Yes, you can! But you’ll have to work a bit harder on your application compared to those in full-time employment.
There’s over two million freelancers working in the UK right now, and it’s been increasing since the pandemic. Despite the increase, it’s still more difficult for freelancers to get a mortgage because you have to PROVE your income. Showing the mortgage lender three months of payslips – like a regular employee has to do – just won’t cut it. There’s a few more extra steps you’ll need to take.
It’s important to know that freelancers are often considered riskier by the mainstream lenders (high-street banks). Usually, they won’t take the time to understand how you make your money. They may even tell you it can’t be done, when it can. That’s because most lenders prefer ‘vanilla people’; those in regular jobs, with regular incomes that are paid...regularly. Fortunately we know lots of lenders who don’t feel this way.
There’s lots of lenders who’ll give you a mortgage. You just need to meet the right broker. And that’s where we come in. Make an enquiry to get matched with a specialist mortgage broker who has experience getting mortgages for freelancers.
A freelancer is someone who’s self-employed and works on a short-term basis for different clients and different projects. Often, people become freelancers because they like the flexibility to choose what they do and how many hours they work. The types of people that freelance often include designers, writers and journalists.
Freelancers are different from contractors because they’ll work for more than one client at the same time. But like contractors, being self-employed, rather than employed, means they won’t receive any employee benefits. Good thing they can charge the business far higher fees to make up for it. Cha-Ching! 🤑
Whether you’re a freelancer, a contractor or an employee looking to get on the property ladder we can help. Make an enquiry to speak to one of our specialist brokers to discuss your unique situation.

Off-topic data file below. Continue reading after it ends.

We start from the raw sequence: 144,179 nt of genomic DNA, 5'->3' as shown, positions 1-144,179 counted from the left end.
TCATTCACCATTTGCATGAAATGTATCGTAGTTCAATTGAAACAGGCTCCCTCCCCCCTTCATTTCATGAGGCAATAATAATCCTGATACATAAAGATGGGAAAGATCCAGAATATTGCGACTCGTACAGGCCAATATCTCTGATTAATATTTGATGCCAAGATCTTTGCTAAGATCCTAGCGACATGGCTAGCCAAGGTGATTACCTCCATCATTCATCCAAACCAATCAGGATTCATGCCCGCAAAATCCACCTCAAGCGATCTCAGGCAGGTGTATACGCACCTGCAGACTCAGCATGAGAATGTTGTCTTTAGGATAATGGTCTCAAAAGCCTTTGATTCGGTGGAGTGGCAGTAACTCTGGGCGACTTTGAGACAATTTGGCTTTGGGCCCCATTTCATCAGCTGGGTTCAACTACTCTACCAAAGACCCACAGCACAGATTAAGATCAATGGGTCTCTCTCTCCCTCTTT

Freelancers are able to access the same mortgage products as people that are employed, but they’ll be treated differently and will need to provide different documents.
When making a mortgage application as a freelancer, lenders will look at the same criteria as an employee. This includes your income, age and credit score. Lenders may also ask some extra questions to make sure you can afford the monthly repayments:
What type of freelancer are you?
How long have you been freelancing for?
How many clients do you have?
Have you had any previous contracts renewed, or not?
How much experience do you have and how much time have you served in your field?
How long are your current contracts?
Read more in our Guide: What Mortgage Lenders Look For In Mortgage Applicants.
As a freelancer your income will be assessed slightly differently from an employee. You’ll need to share your work and credit history with the lenders, as well as proving how much you earn. That’s because freelancers' work can vary a lot month to month / year to year unlike full-time employed people with fixed salaries. Proving your freelance income can take a little more effort, but it’s definitely worth it!
When making an application you’ll usually be asked to share your detailed business accounts or tax returns. These include all of your income and outgoings during the time that you’ve been trading. The more years accounts you have the better (ideally three years or more), but some specialist lenders will only require 12 months. See our self-employment guide for more information including what to do if you’ve been trading for 12 months or less.
It’s important to know that lenders will assess your application according to your latest income which you’ll need to show is guaranteed and stable. Lenders need to have confidence you’ll be able to afford your mortgage repayments and will always try to avoid offering a mortgage to a freelancer if there's a risk of having a period with no money coming in. Having proof of contracts for future work will boost your chances of being approved!